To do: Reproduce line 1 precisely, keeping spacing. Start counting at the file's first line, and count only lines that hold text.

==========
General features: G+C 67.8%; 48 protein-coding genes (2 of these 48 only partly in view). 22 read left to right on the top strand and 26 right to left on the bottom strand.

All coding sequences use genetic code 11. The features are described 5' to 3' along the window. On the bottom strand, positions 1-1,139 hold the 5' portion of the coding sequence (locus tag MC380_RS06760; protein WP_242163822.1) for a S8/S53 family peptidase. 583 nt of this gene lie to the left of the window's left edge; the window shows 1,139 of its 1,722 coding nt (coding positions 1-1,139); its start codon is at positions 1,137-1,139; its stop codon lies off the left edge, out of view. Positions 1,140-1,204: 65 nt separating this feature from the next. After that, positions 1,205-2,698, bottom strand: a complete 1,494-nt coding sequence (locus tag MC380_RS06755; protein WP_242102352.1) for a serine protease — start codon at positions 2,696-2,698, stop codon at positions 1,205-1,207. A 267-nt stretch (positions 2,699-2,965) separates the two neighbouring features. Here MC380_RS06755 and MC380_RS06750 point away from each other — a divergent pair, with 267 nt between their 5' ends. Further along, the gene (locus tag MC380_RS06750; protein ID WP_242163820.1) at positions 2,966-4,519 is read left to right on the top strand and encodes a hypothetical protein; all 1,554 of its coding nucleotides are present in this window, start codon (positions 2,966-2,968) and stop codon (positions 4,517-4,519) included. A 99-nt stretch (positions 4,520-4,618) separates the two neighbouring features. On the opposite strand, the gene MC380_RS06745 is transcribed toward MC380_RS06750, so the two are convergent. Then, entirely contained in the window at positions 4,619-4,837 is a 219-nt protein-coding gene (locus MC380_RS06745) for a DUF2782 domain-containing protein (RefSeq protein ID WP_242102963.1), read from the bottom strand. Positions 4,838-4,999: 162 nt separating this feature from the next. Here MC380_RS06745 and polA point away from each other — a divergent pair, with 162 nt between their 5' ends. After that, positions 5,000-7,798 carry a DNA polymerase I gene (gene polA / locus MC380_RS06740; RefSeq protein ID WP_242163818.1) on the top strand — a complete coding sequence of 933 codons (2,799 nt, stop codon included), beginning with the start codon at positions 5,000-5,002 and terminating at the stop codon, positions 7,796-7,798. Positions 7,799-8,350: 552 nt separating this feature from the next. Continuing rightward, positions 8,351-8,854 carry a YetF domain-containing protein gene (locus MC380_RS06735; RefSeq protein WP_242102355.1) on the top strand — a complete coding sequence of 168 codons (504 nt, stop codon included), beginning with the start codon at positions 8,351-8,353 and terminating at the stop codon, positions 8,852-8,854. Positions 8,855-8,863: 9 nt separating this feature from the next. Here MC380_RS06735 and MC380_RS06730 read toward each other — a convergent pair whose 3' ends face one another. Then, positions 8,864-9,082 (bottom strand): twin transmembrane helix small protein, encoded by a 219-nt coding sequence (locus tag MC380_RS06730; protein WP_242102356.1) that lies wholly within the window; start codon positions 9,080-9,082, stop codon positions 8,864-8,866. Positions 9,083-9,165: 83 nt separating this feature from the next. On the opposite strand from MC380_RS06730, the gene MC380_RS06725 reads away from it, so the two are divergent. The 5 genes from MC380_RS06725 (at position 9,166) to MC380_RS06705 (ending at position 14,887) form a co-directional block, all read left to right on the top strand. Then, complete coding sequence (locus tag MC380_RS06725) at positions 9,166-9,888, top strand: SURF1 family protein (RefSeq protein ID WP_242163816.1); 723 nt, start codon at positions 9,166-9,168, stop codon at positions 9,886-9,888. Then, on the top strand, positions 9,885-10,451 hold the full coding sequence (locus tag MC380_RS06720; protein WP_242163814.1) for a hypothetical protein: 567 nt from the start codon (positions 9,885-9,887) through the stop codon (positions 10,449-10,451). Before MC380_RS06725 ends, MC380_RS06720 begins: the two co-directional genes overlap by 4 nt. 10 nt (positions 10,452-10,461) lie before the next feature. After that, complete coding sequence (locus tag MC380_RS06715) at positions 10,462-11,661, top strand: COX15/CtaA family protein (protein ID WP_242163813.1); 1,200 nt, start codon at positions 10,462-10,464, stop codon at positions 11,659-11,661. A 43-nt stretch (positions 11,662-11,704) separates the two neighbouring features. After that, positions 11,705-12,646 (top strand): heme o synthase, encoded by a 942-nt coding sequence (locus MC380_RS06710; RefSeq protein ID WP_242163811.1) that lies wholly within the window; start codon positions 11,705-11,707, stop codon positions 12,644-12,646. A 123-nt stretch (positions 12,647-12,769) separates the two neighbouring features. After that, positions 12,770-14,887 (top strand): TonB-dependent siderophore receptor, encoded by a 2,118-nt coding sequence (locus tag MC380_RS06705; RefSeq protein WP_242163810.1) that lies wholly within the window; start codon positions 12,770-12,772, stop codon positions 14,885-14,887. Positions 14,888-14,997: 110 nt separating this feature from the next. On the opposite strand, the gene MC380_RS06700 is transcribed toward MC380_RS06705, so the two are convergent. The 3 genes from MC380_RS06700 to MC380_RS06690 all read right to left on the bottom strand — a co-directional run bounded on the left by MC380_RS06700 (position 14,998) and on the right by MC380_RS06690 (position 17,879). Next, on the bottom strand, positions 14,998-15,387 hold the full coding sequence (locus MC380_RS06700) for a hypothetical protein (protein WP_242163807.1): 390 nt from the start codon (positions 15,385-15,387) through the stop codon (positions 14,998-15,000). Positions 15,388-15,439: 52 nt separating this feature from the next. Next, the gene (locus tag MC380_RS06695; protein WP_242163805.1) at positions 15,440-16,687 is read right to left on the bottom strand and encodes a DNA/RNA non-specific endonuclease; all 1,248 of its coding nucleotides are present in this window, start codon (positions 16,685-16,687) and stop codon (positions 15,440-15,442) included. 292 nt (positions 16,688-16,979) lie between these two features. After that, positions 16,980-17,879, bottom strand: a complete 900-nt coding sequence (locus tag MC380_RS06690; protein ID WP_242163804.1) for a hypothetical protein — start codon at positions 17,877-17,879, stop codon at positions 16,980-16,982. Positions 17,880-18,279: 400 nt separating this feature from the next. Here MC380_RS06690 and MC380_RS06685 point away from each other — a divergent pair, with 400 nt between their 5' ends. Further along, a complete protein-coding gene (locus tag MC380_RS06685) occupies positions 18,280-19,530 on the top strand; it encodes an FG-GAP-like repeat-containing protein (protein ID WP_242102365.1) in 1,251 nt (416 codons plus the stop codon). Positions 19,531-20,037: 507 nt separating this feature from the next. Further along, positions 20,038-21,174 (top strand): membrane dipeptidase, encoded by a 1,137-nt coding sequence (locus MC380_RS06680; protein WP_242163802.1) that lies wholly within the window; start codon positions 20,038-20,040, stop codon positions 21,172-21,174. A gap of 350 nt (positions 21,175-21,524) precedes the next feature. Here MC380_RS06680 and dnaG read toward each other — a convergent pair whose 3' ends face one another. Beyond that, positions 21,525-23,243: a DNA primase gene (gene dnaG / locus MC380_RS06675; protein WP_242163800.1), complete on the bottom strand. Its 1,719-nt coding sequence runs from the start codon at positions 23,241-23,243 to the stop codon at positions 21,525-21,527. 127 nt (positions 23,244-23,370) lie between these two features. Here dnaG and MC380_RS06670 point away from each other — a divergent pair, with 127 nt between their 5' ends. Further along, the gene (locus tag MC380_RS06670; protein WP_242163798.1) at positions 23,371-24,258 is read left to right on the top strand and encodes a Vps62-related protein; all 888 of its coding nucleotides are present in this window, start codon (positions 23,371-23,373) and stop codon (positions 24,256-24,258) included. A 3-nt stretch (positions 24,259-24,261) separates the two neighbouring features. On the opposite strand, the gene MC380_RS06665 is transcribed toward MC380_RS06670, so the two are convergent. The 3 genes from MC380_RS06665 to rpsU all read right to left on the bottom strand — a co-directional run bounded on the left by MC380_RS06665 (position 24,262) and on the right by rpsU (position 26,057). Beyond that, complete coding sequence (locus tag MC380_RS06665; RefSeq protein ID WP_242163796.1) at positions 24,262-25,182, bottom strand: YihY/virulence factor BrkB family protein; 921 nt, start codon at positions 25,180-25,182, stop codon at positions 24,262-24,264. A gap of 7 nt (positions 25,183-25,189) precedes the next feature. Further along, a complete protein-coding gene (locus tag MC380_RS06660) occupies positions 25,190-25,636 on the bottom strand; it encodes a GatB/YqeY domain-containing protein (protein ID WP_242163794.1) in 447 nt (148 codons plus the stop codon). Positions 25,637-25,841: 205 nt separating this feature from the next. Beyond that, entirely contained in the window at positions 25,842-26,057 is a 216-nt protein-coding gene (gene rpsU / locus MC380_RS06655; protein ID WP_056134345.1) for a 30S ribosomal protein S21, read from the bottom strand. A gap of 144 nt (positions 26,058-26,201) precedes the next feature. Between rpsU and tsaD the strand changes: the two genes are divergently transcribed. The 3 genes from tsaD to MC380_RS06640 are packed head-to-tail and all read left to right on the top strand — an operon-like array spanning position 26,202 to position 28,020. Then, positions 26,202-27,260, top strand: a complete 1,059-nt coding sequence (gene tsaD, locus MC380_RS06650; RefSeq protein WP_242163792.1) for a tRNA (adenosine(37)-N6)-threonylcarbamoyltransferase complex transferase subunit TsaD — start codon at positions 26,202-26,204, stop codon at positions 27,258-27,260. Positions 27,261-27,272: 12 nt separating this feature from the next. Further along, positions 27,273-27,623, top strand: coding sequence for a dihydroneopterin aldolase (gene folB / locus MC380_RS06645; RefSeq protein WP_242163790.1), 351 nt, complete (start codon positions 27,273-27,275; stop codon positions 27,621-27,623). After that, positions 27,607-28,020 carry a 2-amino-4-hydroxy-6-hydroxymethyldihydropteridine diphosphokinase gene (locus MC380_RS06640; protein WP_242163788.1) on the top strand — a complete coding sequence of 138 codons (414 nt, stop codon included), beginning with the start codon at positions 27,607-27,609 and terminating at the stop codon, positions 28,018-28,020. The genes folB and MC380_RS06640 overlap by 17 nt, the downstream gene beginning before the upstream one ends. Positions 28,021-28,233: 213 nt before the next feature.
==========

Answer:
General features: G+C 67.8%; 48 protein-coding genes (2 of these 48 only partly in view). 22 read left to right on the top strand and 26 right to left on the bottom strand.